UCLA chemists working at the nanoscale have developed a new, inexpensive means of forcing luminescent polymers to give off polarized light and of confining that light to produce polymer-based lasers.
The research, which could lead to a brighter polarized light source for LEDs in laptop computers, cell phones and other consumer electronics devices, currently appears in the advance online edition of the journal Nature Nanotechnology.
The research was conducted by UCLA professors of chemistry and California NanoSystems Institute members Sarah Tolbert and Benjamin J. Schwartz, and colleagues, including Hirokatsu Miyata, a research scientist with Canon's Nanocomposite Research division in Japan. The research is federally funded by the National Science Foundation and the Office of Naval Research and privately funded by Canon.
The researchers have succeeded in taking semiconducting polymers — plastics that consist of long chains of atoms that work as semiconductors — and stretching them out in a silica (glass) host matrix so that they have new optical properties.
"If you have polymer chains that can wiggle like spaghetti, it's hard to make them all point in the same direction," Tolbert said. "What we do is take tiny, nanometer-sized holes in a piece of glass and force the polymer chains into the holes. The holes are so small that the spaghetti chains have no space to coil up. They have to lie straight, and all the chains end up pointing in the same direction."
Because the chains point in the same direction, they absorb polarized light and give off polarized light. Lining up the polymer chains also provides advantages for laser technology, because all the chains can participate in the lasing process, and they can make the light polarized without the need for any external optical elements, Tolbert said.
As a postdoctoral fellow, Schwartz was one of the original discoverers in the 1990s that lasers could be made out of randomly oriented semiconducting polymer chains.
"Our new materials exploit the fact that the polymer chains are all lined up to make them into lasers that function very differently from lasers made out of random polymers," Schwartz said.
The manner in which the polymer chains incorporate into the porous glass of the silica matrix helps to confine the light in the material, enhancing the lasing process by producing what is known as a "graded-index waveguide." In most lasers, confining the light is typically done with external mirrors.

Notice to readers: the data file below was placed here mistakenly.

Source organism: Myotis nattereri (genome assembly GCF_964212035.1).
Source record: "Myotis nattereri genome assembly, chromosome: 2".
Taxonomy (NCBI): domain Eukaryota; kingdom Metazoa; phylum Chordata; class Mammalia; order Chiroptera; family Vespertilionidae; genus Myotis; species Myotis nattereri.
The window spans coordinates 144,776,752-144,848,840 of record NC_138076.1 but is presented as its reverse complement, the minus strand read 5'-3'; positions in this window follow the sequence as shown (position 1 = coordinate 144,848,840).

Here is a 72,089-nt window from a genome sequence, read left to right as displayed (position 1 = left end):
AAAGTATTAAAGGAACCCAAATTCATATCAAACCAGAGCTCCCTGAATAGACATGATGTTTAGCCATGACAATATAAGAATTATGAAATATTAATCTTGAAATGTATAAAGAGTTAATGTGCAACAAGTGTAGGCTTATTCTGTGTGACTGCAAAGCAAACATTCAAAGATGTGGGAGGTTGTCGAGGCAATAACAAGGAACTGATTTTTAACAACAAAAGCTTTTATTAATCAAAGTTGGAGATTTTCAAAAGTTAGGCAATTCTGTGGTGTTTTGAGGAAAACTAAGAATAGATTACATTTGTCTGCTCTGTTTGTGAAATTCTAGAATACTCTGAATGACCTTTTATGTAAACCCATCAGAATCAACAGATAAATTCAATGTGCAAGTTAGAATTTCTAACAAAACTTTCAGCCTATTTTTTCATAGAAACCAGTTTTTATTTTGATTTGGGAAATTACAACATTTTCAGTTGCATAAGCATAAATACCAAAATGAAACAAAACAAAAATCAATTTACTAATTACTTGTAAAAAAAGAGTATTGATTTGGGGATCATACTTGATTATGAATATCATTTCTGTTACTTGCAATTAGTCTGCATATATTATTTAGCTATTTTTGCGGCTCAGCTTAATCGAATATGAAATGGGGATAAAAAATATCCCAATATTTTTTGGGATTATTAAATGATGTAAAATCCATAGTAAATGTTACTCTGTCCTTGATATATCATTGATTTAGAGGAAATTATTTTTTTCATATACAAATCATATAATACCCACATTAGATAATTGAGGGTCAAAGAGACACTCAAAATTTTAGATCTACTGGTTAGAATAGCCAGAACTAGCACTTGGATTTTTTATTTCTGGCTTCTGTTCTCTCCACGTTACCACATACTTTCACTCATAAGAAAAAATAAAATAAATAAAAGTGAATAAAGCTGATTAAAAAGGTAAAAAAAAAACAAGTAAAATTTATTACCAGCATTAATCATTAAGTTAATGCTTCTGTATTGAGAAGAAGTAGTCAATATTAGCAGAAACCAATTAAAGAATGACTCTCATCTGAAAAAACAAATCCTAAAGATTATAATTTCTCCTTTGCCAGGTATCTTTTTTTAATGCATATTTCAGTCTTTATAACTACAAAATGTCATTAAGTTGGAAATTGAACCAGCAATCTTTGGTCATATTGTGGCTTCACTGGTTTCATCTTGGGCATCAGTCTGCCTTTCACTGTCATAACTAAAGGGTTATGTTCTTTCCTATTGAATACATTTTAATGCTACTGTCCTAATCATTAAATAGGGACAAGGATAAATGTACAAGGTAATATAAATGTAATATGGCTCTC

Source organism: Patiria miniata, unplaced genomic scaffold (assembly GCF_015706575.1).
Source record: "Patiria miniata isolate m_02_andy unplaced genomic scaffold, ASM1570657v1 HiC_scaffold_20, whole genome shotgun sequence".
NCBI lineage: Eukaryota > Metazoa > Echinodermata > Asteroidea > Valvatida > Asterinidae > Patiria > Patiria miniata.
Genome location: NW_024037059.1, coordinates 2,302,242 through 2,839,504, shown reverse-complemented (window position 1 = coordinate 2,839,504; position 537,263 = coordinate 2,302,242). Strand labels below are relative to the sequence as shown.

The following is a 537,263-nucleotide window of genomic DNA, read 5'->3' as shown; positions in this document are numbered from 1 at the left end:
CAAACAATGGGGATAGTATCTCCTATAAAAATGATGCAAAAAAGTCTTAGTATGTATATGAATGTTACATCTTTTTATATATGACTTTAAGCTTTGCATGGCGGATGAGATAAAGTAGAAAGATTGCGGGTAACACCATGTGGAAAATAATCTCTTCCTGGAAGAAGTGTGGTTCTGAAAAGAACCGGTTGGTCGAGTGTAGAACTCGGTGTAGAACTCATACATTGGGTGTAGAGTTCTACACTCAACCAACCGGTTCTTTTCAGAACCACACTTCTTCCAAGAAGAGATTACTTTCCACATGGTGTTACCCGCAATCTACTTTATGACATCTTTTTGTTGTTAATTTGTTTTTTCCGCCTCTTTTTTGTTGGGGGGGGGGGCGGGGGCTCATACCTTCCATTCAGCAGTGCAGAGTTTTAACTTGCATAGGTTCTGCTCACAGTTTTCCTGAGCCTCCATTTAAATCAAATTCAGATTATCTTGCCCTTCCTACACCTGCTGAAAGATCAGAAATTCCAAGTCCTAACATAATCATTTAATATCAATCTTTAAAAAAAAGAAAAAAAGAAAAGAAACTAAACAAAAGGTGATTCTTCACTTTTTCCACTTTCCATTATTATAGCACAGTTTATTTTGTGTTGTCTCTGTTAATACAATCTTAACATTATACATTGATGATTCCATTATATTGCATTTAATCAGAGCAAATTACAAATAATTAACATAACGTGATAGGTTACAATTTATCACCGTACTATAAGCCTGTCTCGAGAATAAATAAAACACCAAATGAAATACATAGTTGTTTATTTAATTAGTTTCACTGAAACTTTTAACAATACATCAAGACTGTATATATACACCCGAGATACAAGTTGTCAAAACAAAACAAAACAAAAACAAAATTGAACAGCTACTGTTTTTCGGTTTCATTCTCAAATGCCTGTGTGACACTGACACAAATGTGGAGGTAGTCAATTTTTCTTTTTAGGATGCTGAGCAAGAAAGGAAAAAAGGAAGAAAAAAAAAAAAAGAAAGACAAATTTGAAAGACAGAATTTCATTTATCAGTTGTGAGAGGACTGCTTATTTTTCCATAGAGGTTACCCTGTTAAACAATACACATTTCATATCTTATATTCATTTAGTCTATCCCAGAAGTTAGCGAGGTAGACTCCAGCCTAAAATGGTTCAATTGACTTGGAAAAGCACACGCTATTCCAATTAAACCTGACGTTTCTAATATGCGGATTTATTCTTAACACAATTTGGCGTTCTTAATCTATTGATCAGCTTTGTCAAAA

"Our materials don't need mirrors to function as lasers, because the material that's lasing is also serving to confine the light," Schwartz said.
In combination, the alignment of the polymer chains and the confinement of the light make it 20 times easier for the new materials to lase than if a randomly oriented polymer sample were used. And because polymers can be dissolved easily in solvents, they are inexpensive to process. The glass host matrix with the aligned nanoscale pores is also inexpensive to produce.
"Usually polarized and cheap don't go together," Tolbert said.
The research opens the possibility of additional applications for the new materials as a brighter polarized source for displays in products with LED-type displays, including cell phones, laptops and Palm Pilots.
"If you take an inexpensive light source with which you could excite the aligned polymer chains and get the chains to reemit, you potentially have a more efficient way to generate polarized light." Tolbert said. "This would allow displays to be brighter with less power consumption, and you could get longer battery life."
Tolbert has collaborated with Canon for years on the development of this class of new materials.
In addition to Tolbert, Schwartz and Miyata, co-authors include UCLA researcher and former postdoctoral scholar Ignacio Martini, UCLA chemistry graduate student Ian Craig, and UCLA chemistry graduate student William Molenkamp.